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Liam Fox explains why Britain and France are increasing defence co-operation

By Tim Montgomerie

Flag-Pins-France-Great-Britain There are a number of reports this morning (Guardian and BBC) about Britain and France working more closely together on defence. At a special summit meeting with Nicolas Sarkozy, tomorrow, David Cameron will sign an accord that will usher in a new era of co-operation between Europe's two most important military powers. The new Chief of the Defence Staff, General Sir David Richards, told the Today programme that the two nations would be resuming the level of joint activity that was true of the Cold War years.

In an article for yesterday's Sunday Telegraph the Defence Secretary, Dr Liam Fox, assured readers that Britain would retain sovereignty, increase reach and cut costs because of the co-operation:

  • This is a bilateral, not a supranational endeavour: "This is not a repeat of Tony Blair’s St Malo summit that called for deeper military co-operation through the EU. Nor is this a push for the EU Army that we oppose. This isn’t about substitution of British capability but about closer co-operation with our closest European ally. This is about achieving real capability and tangible results. This is also proof that co-operation in Europe doesn’t always have to be on a supranational EU level but on a nation-state to nation-state bi-lateral basis... I want to make it very clear that, if required, we maintain an autonomous capability to sustain a considerable and very capable military force in the field on an enduring basis."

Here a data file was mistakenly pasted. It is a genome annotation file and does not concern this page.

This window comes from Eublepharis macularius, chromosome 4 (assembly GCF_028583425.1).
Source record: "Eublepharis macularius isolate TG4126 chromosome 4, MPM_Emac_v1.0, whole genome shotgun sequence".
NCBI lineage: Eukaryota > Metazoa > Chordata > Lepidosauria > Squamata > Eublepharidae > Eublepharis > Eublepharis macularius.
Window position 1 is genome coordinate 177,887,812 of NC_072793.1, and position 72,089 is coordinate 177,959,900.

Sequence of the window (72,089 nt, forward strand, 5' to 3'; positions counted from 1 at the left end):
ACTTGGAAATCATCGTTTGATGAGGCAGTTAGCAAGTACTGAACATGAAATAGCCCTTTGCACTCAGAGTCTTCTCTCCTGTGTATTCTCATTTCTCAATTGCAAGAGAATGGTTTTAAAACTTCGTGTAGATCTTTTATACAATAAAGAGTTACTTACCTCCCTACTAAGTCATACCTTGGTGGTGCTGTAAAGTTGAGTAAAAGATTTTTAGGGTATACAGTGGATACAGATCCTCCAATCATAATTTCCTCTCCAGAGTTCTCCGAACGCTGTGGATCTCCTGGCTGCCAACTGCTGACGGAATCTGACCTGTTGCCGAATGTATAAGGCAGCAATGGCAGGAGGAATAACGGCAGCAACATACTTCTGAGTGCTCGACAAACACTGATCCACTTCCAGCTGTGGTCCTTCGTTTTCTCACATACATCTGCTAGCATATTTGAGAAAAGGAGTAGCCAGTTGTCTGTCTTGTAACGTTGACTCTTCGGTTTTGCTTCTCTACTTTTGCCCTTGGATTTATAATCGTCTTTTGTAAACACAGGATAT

• The aim is to reduce costs and expand capabilities: "The aim of this week’s summit will be to strengthen the relationship at all levels and foster closer cooperation in a number of defence areas including joint training, bilateral cooperation on the acquisition of equipment and technologies, improved interoperability, and information sharing between our two militaries. It makes little sense for the two most powerful armed forces in Europe to be spending more than necessary on duplicate capabilities which could be delivered in a more cost effective manner."

Read Dr Fox's full piece.


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